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Tuesday, August 25, 2020

Building Relationships Through Restorative Practices (even if you're virtual)

Building relationships with our students is more important than ever this year as we work through an ongoing pandemic, but it is also going to be harder than ever as we adapt our teaching to completely new formats, whether we're online or socially-distant in the classroom. Here are some ways to incorporate Restorative Practices, no matter what your teaching situation may be, to foster relationships as a music teacher.

I'm so grateful for the wonderful people who shared their insights with me to include in this post! Be sure to read to the end of this post to read more about who they are and find ways to connect with them: Alice Tsui, elementary instrumental/ choral/ general music teacher in NY, Czarina Francisco Jimenez, elementary general and choral music teacher in CA, and Michelle Rose, secondary virtual music teacher in NC.

What role can Restorative Practices play in building relationships with and among students as a music teacher who teaches hundreds of students?

Michelle: I have students fill out a "Get to Know You" survey via Google Form and then keep a spreadsheet with the answers that I pull up before each class. I create a column and make notes. I try to make it a point to talk to every student over a certain period of time depending on how often I see them. Usually, I try to reach out to 2-5 students per class so it doesn't become overwhelming.

Additionally, I have hosted virtual lunch bunches for my students. I usually host these once or twice per month and make them optional for students to attend. Sometimes I'll partner with another teacher and they'll invite their students as well. Students will eat lunch and chat with each other in my virtual classroom for 30 minutes during their lunch break. Sometimes we end up playing a game like "Would You Rather?" and other times we'll just chat.

Alice: Restorative Practice further builds relationships between students and among my students and I. So often we are eager to "get to the music" without recognizing that our students are PEOPLE first- people with feelings, thoughts, and ideas that do not always have to do with music. All of who they are are VALID, and an affirmation of their identities can occur through the restorative conversations. Affirmations can naturally lend themselves to being included in student compositions and music making as a form of self and collaborative expression. Only when my students can trust me for who I am can they truly then trust that I am here to help them express themselves through music.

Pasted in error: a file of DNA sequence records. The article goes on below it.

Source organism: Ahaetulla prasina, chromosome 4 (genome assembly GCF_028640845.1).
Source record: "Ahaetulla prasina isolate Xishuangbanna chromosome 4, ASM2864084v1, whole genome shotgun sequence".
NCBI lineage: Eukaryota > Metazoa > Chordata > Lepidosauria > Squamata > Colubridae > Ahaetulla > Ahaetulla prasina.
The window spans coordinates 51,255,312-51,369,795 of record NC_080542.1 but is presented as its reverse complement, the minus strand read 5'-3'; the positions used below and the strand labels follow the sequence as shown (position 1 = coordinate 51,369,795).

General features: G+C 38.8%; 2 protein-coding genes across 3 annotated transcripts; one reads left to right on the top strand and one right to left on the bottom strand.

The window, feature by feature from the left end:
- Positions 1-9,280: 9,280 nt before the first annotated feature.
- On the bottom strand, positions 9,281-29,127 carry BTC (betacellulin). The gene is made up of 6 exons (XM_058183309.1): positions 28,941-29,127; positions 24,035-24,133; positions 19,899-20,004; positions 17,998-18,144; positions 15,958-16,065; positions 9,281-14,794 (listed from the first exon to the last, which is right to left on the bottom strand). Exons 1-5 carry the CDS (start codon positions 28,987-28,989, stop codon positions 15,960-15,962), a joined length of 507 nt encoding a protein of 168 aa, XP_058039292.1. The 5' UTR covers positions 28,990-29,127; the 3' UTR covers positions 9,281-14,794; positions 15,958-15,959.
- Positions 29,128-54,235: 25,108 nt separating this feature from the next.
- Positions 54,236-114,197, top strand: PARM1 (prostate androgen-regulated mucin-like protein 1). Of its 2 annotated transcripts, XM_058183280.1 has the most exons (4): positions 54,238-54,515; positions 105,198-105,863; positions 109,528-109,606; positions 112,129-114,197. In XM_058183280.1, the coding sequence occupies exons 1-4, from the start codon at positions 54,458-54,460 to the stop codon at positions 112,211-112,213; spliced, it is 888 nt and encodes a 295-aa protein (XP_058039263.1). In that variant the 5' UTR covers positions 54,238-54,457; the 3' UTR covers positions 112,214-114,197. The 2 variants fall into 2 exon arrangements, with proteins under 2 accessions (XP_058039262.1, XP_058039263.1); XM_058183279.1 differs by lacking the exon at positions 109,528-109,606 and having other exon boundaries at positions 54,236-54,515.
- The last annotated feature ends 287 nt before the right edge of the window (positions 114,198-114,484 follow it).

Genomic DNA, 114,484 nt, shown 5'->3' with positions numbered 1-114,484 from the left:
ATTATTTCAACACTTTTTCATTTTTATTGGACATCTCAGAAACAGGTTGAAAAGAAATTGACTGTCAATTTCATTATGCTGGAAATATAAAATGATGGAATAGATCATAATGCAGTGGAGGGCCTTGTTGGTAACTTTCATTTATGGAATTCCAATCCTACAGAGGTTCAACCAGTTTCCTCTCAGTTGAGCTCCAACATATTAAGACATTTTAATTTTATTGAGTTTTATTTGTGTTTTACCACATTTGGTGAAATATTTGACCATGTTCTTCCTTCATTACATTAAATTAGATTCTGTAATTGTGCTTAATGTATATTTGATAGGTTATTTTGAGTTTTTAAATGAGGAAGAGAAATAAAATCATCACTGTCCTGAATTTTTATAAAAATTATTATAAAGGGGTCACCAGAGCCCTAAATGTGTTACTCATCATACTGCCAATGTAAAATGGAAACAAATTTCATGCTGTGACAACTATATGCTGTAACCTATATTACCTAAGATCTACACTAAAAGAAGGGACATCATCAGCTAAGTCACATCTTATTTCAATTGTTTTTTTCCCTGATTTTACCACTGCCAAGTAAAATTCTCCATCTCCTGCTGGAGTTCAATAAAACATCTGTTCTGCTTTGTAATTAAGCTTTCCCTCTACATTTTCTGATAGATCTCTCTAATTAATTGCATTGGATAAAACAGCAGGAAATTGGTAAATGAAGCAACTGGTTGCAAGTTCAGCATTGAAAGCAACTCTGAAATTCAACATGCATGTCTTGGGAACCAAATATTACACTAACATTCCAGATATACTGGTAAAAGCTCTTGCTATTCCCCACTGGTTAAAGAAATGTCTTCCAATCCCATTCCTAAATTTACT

Czarina: As a music teacher we have the opportunity to translate the musician's practice of "listening" into the way we create relationships. As a teacher, we need to realize that before we attempt to bring any practices into our workspace, we need to first bring restorative values and practices into our daily life. We need to nurture a restorative connection within ourselves and then we can nurture it in our community.

Clearly the key is not just specific actions we take, but a mindset and individual reflection as teachers! These are all things we can do whether we're teaching in person or online. Here is my post with more thoughts and simple strategies for how I foster relationships with students, coming from a restorative mindset:

It's so important to continue to bring ourselves back to what is most important, even as we deal with the overwhelming task of reinventing everything we do. None of our new ideas for making this work will mean anything if we aren't connecting with our students in meaningful ways and maintaining a focus on social emotional / character development. I encourage you to connect with the teachers who so graciously shared their insights for this post to learn more from each of them, as they all have important wisdom and insight to share:
Czarina is an elementary classroom music and choir teacher in Southern California. Her passions are creating culturally responsive music lessons and incorporating anti-bias/anti-racist social emotional learning into her curriculum. Connect with her at

Michelle Rose works at a full time virtual school where she teaches middle and high school music and directs the extracurricular virtual band and choir. You can connect with her on Instagram @the_musical_rose or by visiting her website

Alice Tsui (pronounced TSOY) is an Asian American/Chinese American pianist, music educator, scholar, activist, lifelong Brooklyn, New Yorker, and the founding music teacher at P.S. 532 New Bridges Elementary, an arts-integrated public elementary school in Crown Heights, Brooklyn. As a product of the NYC public school system, Alice is passionate about decolonizing, anti-racist, abolitionist public music education and empowering the individual and collective voices of youth through music as expression. Learn more about Alice at and on Instagram at @MusicWithMissAlice.

Tuesday, August 18, 2020

Elementary Music Without Shared Instruments

Whether we're teaching virtually with our students learning from home, or teaching in person with a requirement not to share supplies and/or needing to teach from a cart, many of us are losing access to the majority of our classroom instruments for our teaching this year. And even for those music teachers who do have some ability to use instruments in class, that use will be severely limited because of the need to sanitize. Here are some alternatives to use for general music teaching when we can't use our instruments the way we normally would.

1. Individual Kits